The coming March 20 will mark the 8th year anniversary of the second Iraq war. While combat operations have been scaled back, the presence of American troops on Iraqi soil is not about to end soon. Listening to the cable news pundits debate how Obama should respond to Tunisia and Egypt—and lately Libya—you would think very little has been learned either there or in Afgghanistan.
The events in Libya are more complicated because of the violent repression, but they show the administration has resisted a march to war. Compare the comments of current Defense Secretary Robert Gates to those of Donald Rumsfeld in the buildup to the war in Iraq, and you will see the U.S. will now exhaust all the diplomatic efforts before ever engaging militarily. And well it should.
I agree Colonel Gadhafi’s actions deserve an international response if we’re to avoid a humanitarian castastrophy. But this has become an international crisis above all, and not solely an American-Libyan one. It is up to the United Nations Security Council and NATO to play out their roles and responsibilities to end the conflict and the Gadhafi regime.
Some pundits speak of a longing for the so-called ‘Freedom Agenda’ of the Bush years. What they cannot explain is why it never included those U.S.-friendly autocratic regimes in the region. Others speak of Obama’s weakness in the American response to Gadhafi, yet waffle on the nature of the best follow through. Nothing worse than sabre-rattling where the walk does not match the talk.
Gates was very clear last week in response to those arguing for a no-fly zone over Libya when he said that it meant a military operation. Without the international community backing such a course of action, it would be a U.S.-only operation. The American population is not interested in another war.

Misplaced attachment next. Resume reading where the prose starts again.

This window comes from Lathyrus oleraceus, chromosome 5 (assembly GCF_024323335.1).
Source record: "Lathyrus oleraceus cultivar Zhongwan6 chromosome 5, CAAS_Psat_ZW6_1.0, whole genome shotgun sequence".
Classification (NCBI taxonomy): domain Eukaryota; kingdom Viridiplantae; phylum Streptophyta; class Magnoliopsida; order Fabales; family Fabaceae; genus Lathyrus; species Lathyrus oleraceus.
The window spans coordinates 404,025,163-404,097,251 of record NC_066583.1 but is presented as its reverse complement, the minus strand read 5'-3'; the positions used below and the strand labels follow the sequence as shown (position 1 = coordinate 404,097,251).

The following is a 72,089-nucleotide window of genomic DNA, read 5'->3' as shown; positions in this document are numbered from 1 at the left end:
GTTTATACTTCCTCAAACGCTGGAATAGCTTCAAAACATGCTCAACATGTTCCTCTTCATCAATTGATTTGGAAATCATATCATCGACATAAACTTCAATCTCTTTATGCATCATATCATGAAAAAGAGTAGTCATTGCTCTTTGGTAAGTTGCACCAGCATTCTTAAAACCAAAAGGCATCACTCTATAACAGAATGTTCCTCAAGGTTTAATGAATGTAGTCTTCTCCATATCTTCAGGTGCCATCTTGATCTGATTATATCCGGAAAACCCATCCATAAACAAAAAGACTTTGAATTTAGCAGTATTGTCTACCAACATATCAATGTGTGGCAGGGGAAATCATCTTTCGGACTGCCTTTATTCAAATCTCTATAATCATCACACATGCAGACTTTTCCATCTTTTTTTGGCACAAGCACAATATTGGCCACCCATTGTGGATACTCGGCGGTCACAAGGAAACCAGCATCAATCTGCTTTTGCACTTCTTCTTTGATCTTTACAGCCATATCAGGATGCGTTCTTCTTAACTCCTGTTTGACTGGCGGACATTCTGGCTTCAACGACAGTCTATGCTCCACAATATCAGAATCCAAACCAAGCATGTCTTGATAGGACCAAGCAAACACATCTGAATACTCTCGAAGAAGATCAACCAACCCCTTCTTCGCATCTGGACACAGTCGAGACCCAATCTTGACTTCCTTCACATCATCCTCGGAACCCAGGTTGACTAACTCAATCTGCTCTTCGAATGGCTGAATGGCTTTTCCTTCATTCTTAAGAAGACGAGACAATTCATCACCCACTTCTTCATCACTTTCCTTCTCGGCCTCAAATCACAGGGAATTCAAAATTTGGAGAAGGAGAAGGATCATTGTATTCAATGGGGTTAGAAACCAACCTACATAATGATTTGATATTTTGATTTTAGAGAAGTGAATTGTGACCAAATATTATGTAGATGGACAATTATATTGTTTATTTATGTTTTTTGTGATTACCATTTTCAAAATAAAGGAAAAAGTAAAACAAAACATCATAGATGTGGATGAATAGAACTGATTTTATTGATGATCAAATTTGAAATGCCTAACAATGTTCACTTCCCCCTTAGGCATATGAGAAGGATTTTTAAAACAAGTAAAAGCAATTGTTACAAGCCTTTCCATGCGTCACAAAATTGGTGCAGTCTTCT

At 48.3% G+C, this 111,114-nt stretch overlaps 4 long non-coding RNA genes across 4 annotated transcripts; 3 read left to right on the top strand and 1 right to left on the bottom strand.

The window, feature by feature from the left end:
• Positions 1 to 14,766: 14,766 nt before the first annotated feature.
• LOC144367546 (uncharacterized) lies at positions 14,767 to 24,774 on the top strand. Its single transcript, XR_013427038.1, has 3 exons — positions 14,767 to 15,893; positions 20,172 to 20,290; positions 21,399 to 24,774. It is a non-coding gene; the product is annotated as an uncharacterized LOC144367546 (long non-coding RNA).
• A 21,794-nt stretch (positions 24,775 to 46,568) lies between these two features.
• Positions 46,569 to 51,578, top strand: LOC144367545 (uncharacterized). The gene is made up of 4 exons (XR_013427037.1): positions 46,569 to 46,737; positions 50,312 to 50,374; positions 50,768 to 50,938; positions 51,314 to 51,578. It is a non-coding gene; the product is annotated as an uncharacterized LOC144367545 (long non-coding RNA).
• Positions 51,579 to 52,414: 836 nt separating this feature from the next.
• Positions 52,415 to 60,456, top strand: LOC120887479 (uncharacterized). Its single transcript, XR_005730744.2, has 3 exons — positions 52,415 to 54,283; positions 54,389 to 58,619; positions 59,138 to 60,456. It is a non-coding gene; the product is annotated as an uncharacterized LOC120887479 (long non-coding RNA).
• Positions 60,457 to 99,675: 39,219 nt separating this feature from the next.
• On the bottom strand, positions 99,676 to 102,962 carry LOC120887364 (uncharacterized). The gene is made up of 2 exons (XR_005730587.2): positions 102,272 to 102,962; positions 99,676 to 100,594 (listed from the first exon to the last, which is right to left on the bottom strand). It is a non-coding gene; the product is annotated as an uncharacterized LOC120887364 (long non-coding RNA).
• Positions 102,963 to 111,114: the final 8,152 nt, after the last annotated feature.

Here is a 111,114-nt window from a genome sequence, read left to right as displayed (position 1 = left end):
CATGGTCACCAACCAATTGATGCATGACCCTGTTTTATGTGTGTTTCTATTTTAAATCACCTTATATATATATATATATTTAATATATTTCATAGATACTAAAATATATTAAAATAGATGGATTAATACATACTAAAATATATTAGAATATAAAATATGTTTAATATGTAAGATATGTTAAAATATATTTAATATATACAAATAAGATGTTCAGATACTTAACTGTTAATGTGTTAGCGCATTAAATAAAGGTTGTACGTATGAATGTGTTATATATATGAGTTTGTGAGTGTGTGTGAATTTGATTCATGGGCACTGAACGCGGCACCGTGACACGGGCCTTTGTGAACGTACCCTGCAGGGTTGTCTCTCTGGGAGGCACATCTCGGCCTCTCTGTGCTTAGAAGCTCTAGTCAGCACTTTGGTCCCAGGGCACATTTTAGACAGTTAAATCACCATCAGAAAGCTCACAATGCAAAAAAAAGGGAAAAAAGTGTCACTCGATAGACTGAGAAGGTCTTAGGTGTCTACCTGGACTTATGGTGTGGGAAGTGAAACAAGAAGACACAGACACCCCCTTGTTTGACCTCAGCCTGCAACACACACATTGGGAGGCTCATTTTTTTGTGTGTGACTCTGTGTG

The revolutionary events in the Middle East are transformative and no one in authority can accurately predict the ultimate outcome. But those Obama critics who have taken to claiming the Cairo Speech was meaningless should re-read a significant passage:
“America does not presume to know what is best for everyone,” Obama said. “[…] But I do have an unyielding belief that all people yearn for certain things: the ability to speak your mind and have a say in how you are governed; confidence in the rule of law and the equal administration of justice; government that is transparent and doesn’t steal from the people; the freedom to live as you choose. Those are not just American ideas, they are human rights, and that is why we will support them everywhere.”
Obama may have sparked a vision, but each nation is responsible for its revolution. And when conflict arises, America should be looking to diplomacy first to end the confrontation.